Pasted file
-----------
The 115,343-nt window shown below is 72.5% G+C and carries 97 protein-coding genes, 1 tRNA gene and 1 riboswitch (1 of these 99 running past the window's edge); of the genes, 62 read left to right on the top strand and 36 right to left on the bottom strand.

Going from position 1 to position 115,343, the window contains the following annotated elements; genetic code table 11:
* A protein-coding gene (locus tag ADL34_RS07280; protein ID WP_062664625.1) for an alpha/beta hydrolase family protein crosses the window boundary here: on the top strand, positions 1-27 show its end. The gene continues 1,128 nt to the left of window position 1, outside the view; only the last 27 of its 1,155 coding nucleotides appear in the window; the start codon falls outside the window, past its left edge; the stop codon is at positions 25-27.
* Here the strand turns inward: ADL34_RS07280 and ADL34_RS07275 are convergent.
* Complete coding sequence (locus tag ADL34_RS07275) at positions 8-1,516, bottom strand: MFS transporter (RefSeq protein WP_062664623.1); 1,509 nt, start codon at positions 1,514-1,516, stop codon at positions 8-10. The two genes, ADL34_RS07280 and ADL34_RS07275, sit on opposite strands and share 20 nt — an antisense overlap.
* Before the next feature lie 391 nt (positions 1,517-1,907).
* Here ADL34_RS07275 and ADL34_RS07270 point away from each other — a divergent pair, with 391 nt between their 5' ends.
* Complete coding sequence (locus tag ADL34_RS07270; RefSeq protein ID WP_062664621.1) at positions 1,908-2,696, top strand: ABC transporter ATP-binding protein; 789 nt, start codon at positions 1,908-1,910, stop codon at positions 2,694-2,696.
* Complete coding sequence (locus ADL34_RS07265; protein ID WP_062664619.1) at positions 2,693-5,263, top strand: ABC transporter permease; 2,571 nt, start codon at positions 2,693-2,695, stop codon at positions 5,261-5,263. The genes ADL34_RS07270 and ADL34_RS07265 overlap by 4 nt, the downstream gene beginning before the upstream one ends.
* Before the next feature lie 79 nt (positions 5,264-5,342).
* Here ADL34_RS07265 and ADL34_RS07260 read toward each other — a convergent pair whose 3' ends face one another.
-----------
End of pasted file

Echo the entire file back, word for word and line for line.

The 115,343-nt window shown below is 72.5% G+C and carries 97 protein-coding genes, 1 tRNA gene and 1 riboswitch (1 of these 99 running past the window's edge); of the genes, 62 read left to right on the top strand and 36 right to left on the bottom strand.

Going from position 1 to position 115,343, the window contains the following annotated elements; genetic code table 11:
* A protein-coding gene (locus tag ADL34_RS07280; protein ID WP_062664625.1) for an alpha/beta hydrolase family protein crosses the window boundary here: on the top strand, positions 1-27 show its end. The gene continues 1,128 nt to the left of window position 1, outside the view; only the last 27 of its 1,155 coding nucleotides appear in the window; the start codon falls outside the window, past its left edge; the stop codon is at positions 25-27.
* Here the strand turns inward: ADL34_RS07280 and ADL34_RS07275 are convergent.
* Complete coding sequence (locus tag ADL34_RS07275) at positions 8-1,516, bottom strand: MFS transporter (RefSeq protein WP_062664623.1); 1,509 nt, start codon at positions 1,514-1,516, stop codon at positions 8-10. The two genes, ADL34_RS07280 and ADL34_RS07275, sit on opposite strands and share 20 nt — an antisense overlap.
* Before the next feature lie 391 nt (positions 1,517-1,907).
* Here ADL34_RS07275 and ADL34_RS07270 point away from each other — a divergent pair, with 391 nt between their 5' ends.
* Complete coding sequence (locus tag ADL34_RS07270; RefSeq protein ID WP_062664621.1) at positions 1,908-2,696, top strand: ABC transporter ATP-binding protein; 789 nt, start codon at positions 1,908-1,910, stop codon at positions 2,694-2,696.
* Complete coding sequence (locus ADL34_RS07265; protein ID WP_062664619.1) at positions 2,693-5,263, top strand: ABC transporter permease; 2,571 nt, start codon at positions 2,693-2,695, stop codon at positions 5,261-5,263. The genes ADL34_RS07270 and ADL34_RS07265 overlap by 4 nt, the downstream gene beginning before the upstream one ends.
* Before the next feature lie 79 nt (positions 5,264-5,342).
* Here ADL34_RS07265 and ADL34_RS07260 read toward each other — a convergent pair whose 3' ends face one another.